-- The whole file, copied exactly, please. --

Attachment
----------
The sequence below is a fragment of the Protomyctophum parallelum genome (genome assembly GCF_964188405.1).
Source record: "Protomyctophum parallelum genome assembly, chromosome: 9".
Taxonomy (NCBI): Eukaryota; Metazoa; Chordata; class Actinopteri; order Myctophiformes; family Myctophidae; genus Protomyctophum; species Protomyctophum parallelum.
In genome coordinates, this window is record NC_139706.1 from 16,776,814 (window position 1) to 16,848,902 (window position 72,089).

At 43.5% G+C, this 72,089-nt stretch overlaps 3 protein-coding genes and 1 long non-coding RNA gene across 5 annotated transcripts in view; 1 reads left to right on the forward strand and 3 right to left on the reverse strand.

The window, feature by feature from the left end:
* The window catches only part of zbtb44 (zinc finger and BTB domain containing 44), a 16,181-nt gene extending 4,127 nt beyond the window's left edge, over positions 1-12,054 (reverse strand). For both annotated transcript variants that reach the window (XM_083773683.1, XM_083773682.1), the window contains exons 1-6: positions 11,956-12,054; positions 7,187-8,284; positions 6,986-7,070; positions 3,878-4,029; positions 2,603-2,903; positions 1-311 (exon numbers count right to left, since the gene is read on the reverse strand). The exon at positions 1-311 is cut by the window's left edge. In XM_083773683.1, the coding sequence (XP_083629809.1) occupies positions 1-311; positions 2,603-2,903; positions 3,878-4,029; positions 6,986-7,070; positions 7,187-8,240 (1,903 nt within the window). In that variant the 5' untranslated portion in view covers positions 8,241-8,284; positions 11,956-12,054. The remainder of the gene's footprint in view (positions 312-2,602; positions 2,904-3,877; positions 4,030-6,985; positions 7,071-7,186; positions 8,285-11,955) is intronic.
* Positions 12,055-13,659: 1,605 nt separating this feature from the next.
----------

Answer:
The sequence below is a fragment of the Protomyctophum parallelum genome (genome assembly GCF_964188405.1).
Source record: "Protomyctophum parallelum genome assembly, chromosome: 9".
Taxonomy (NCBI): Eukaryota; Metazoa; Chordata; class Actinopteri; order Myctophiformes; family Myctophidae; genus Protomyctophum; species Protomyctophum parallelum.
In genome coordinates, this window is record NC_139706.1 from 16,776,814 (window position 1) to 16,848,902 (window position 72,089).

At 43.5% G+C, this 72,089-nt stretch overlaps 3 protein-coding genes and 1 long non-coding RNA gene across 5 annotated transcripts in view; 1 reads left to right on the forward strand and 3 right to left on the reverse strand.

The window, feature by feature from the left end:
* The window catches only part of zbtb44 (zinc finger and BTB domain containing 44), a 16,181-nt gene extending 4,127 nt beyond the window's left edge, over positions 1-12,054 (reverse strand). For both annotated transcript variants that reach the window (XM_083773683.1, XM_083773682.1), the window contains exons 1-6: positions 11,956-12,054; positions 7,187-8,284; positions 6,986-7,070; positions 3,878-4,029; positions 2,603-2,903; positions 1-311 (exon numbers count right to left, since the gene is read on the reverse strand). The exon at positions 1-311 is cut by the window's left edge. In XM_083773683.1, the coding sequence (XP_083629809.1) occupies positions 1-311; positions 2,603-2,903; positions 3,878-4,029; positions 6,986-7,070; positions 7,187-8,240 (1,903 nt within the window). In that variant the 5' untranslated portion in view covers positions 8,241-8,284; positions 11,956-12,054. The remainder of the gene's footprint in view (positions 312-2,602; positions 2,904-3,877; positions 4,030-6,985; positions 7,071-7,186; positions 8,285-11,955) is intronic.
* Positions 12,055-13,659: 1,605 nt separating this feature from the next.